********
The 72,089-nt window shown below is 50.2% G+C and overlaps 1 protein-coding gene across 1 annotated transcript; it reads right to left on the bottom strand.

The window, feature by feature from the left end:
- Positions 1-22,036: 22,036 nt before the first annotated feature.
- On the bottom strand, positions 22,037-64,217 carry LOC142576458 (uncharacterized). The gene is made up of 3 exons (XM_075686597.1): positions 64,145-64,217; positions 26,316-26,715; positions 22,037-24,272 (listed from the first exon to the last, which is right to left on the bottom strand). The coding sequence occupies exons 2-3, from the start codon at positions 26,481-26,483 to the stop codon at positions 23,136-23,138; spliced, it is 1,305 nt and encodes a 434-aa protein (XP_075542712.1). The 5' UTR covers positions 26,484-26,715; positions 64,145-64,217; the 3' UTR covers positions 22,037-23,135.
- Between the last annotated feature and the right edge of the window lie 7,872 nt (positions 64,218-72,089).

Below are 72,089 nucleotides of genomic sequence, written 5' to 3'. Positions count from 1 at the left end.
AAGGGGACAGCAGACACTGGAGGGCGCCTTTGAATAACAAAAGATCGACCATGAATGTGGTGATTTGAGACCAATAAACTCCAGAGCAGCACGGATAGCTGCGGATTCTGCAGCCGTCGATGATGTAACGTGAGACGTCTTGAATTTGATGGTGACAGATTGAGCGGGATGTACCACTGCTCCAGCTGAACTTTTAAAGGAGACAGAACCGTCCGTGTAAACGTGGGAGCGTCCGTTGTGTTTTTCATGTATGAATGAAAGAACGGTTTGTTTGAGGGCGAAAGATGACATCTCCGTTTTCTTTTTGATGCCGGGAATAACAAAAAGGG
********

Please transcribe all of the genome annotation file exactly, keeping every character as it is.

The 72,089-nt window shown below is 50.2% G+C and overlaps 1 protein-coding gene across 1 annotated transcript; it reads right to left on the bottom strand.

The window, feature by feature from the left end:
- Positions 1-22,036: 22,036 nt before the first annotated feature.
- On the bottom strand, positions 22,037-64,217 carry LOC142576458 (uncharacterized). The gene is made up of 3 exons (XM_075686597.1): positions 64,145-64,217; positions 26,316-26,715; positions 22,037-24,272 (listed from the first exon to the last, which is right to left on the bottom strand). The coding sequence occupies exons 2-3, from the start codon at positions 26,481-26,483 to the stop codon at positions 23,136-23,138; spliced, it is 1,305 nt and encodes a 434-aa protein (XP_075542712.1). The 5' UTR covers positions 26,484-26,715; positions 64,145-64,217; the 3' UTR covers positions 22,037-23,135.
- Between the last annotated feature and the right edge of the window lie 7,872 nt (positions 64,218-72,089).

Below are 72,089 nucleotides of genomic sequence, written 5' to 3'. Positions count from 1 at the left end.
AAGGGGACAGCAGACACTGGAGGGCGCCTTTGAATAACAAAAGATCGACCATGAATGTGGTGATTTGAGACCAATAAACTCCAGAGCAGCACGGATAGCTGCGGATTCTGCAGCCGTCGATGATGTAACGTGAGACGTCTTGAATTTGATGGTGACAGATTGAGCGGGATGTACCACTGCTCCAGCTGAACTTTTAAAGGAGACAGAACCGTCCGTGTAAACGTGGGAGCGTCCGTTGTGTTTTTCATGTATGAATGAAAGAACGGTTTGTTTGAGGGCGAAAGATGACATCTCCGTTTTCTTTTTGATGCCGGGAATAACAAAAAGGG